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Applying Innovation to Your Studies

Ways you can be Innovative Studying

November 05, 2018
By Allison Johnson, Blog Editor 

Students with laptops outside Jones Dining Center

This year’s Common Experience theme is innovation. We have had many speakers talk about how they used innovation to discover new things to help the world achieve milestones. Many of us hope to achieve many accolades in our careers, but before we do that we have to study. I’m sure David Eagleman and Jose Hernandez didn’t get to where they are without cracking a book open. Although, there’s other ways to study other than sticking your nose inside a book for five hours.

Studying a language? If you’re wondering how you can be innovative while studying for Spanish or French, you can check out the Shared Studios portal. There are portals you can connect with in various countries like Kenya, Mexico, and Germany. Students recently connected with a curator in Mexico City and she was fluent in four languages including French and Portuguese. One of the best ways to learn another language is to simply communicate in the language you are learning. Learn some things about someone’s culture while learning a new language. Take advantage of learning from someone who is a native speaker. Perfect your accent.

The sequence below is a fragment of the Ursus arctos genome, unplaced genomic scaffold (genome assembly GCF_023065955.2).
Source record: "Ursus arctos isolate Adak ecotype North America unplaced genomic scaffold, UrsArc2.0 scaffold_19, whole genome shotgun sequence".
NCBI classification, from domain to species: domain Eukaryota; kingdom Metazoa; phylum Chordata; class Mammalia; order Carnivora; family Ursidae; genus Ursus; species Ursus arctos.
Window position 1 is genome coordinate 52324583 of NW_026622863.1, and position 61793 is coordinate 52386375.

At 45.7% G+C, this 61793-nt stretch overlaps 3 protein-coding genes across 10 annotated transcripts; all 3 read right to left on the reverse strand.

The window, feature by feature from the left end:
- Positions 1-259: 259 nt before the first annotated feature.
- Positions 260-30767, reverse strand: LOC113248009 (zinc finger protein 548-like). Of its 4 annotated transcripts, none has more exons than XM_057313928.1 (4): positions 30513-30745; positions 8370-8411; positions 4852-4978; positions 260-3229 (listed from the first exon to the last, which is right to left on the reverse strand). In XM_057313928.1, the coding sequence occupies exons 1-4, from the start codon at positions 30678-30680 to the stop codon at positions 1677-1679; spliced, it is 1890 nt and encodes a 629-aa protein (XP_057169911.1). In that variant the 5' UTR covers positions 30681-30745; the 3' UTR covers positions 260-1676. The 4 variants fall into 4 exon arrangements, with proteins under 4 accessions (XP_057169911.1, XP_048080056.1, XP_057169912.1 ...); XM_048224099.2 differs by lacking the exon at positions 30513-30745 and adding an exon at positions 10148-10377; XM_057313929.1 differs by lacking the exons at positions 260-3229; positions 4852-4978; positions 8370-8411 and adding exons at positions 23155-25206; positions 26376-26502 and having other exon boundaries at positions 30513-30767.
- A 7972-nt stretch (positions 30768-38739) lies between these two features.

Mass communication majors should be excited to live in a time with great innovation. Whether you need to brush up on some video editing skills for an assignment or project, you have more tools than you may think you do. As long as you’re in good standing with the SJMC equipment room, you can rent video equipment for project use for two days. Get in your creative mindset and go make something great. Build your portfolio with some useful demo reel footage. After you’re done filming, turn in your equipment on time and check out the media lab in Old Main or Alkek Library for some editing software. Make sure to buy your own SD card to film. Also, utilize the YouStar Studio.

To math and science majors, I highly recommend teaching your peers the curriculum you are learning. If you’re someone who goes to SLAC or study groups, a great way to find out if you truly grasped the material is to teach it. Once you feel like you get the gist of the material, try to explain it to your peers. If you’re not 100% confident you can ask the tutor to track your work. They will guide you to the next step if you get lost. The best location for this method of studying is the SLAC lab on the fourth floor of Alkek, or in a study room with a dry-erase board. Remember, you make the most out of studying when you study what you don’t know. If you can teach the material, time to move on and study what you need help on.